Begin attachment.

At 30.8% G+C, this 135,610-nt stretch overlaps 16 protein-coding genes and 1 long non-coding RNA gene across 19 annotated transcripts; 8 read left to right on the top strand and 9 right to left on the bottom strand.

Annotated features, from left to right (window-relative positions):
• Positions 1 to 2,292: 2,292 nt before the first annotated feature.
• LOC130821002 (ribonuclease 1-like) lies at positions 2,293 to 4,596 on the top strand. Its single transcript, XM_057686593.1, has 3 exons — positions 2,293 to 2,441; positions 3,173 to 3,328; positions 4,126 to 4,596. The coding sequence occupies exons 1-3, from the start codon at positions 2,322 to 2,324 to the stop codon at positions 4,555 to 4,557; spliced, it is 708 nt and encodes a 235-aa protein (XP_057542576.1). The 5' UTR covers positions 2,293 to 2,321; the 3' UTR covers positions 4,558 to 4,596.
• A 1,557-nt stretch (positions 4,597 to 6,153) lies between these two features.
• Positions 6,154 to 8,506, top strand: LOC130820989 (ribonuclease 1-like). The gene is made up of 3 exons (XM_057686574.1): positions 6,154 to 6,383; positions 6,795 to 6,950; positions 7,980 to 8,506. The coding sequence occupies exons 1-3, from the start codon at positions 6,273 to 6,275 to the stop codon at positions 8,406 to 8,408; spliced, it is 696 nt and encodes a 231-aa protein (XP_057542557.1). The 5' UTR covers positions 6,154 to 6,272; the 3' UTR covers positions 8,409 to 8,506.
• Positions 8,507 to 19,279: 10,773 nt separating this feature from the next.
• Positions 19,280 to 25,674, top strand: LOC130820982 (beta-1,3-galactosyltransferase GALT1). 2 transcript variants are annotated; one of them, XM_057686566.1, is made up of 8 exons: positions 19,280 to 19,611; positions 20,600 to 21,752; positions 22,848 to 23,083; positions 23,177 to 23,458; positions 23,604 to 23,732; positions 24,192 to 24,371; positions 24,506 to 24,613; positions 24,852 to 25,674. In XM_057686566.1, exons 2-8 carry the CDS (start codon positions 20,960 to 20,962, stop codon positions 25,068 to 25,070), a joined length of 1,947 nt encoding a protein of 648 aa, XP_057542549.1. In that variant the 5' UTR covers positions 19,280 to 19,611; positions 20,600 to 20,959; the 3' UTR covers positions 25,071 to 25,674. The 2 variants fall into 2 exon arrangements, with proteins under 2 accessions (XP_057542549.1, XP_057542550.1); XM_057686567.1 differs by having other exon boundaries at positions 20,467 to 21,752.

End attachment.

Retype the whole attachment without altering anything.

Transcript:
At 30.8% G+C, this 135,610-nt stretch overlaps 16 protein-coding genes and 1 long non-coding RNA gene across 19 annotated transcripts; 8 read left to right on the top strand and 9 right to left on the bottom strand.

Annotated features, from left to right (window-relative positions):
• Positions 1 to 2,292: 2,292 nt before the first annotated feature.
• LOC130821002 (ribonuclease 1-like) lies at positions 2,293 to 4,596 on the top strand. Its single transcript, XM_057686593.1, has 3 exons — positions 2,293 to 2,441; positions 3,173 to 3,328; positions 4,126 to 4,596. The coding sequence occupies exons 1-3, from the start codon at positions 2,322 to 2,324 to the stop codon at positions 4,555 to 4,557; spliced, it is 708 nt and encodes a 235-aa protein (XP_057542576.1). The 5' UTR covers positions 2,293 to 2,321; the 3' UTR covers positions 4,558 to 4,596.
• A 1,557-nt stretch (positions 4,597 to 6,153) lies between these two features.
• Positions 6,154 to 8,506, top strand: LOC130820989 (ribonuclease 1-like). The gene is made up of 3 exons (XM_057686574.1): positions 6,154 to 6,383; positions 6,795 to 6,950; positions 7,980 to 8,506. The coding sequence occupies exons 1-3, from the start codon at positions 6,273 to 6,275 to the stop codon at positions 8,406 to 8,408; spliced, it is 696 nt and encodes a 231-aa protein (XP_057542557.1). The 5' UTR covers positions 6,154 to 6,272; the 3' UTR covers positions 8,409 to 8,506.
• Positions 8,507 to 19,279: 10,773 nt separating this feature from the next.
• Positions 19,280 to 25,674, top strand: LOC130820982 (beta-1,3-galactosyltransferase GALT1). 2 transcript variants are annotated; one of them, XM_057686566.1, is made up of 8 exons: positions 19,280 to 19,611; positions 20,600 to 21,752; positions 22,848 to 23,083; positions 23,177 to 23,458; positions 23,604 to 23,732; positions 24,192 to 24,371; positions 24,506 to 24,613; positions 24,852 to 25,674. In XM_057686566.1, exons 2-8 carry the CDS (start codon positions 20,960 to 20,962, stop codon positions 25,068 to 25,070), a joined length of 1,947 nt encoding a protein of 648 aa, XP_057542549.1. In that variant the 5' UTR covers positions 19,280 to 19,611; positions 20,600 to 20,959; the 3' UTR covers positions 25,071 to 25,674. The 2 variants fall into 2 exon arrangements, with proteins under 2 accessions (XP_057542549.1, XP_057542550.1); XM_057686567.1 differs by having other exon boundaries at positions 20,467 to 21,752.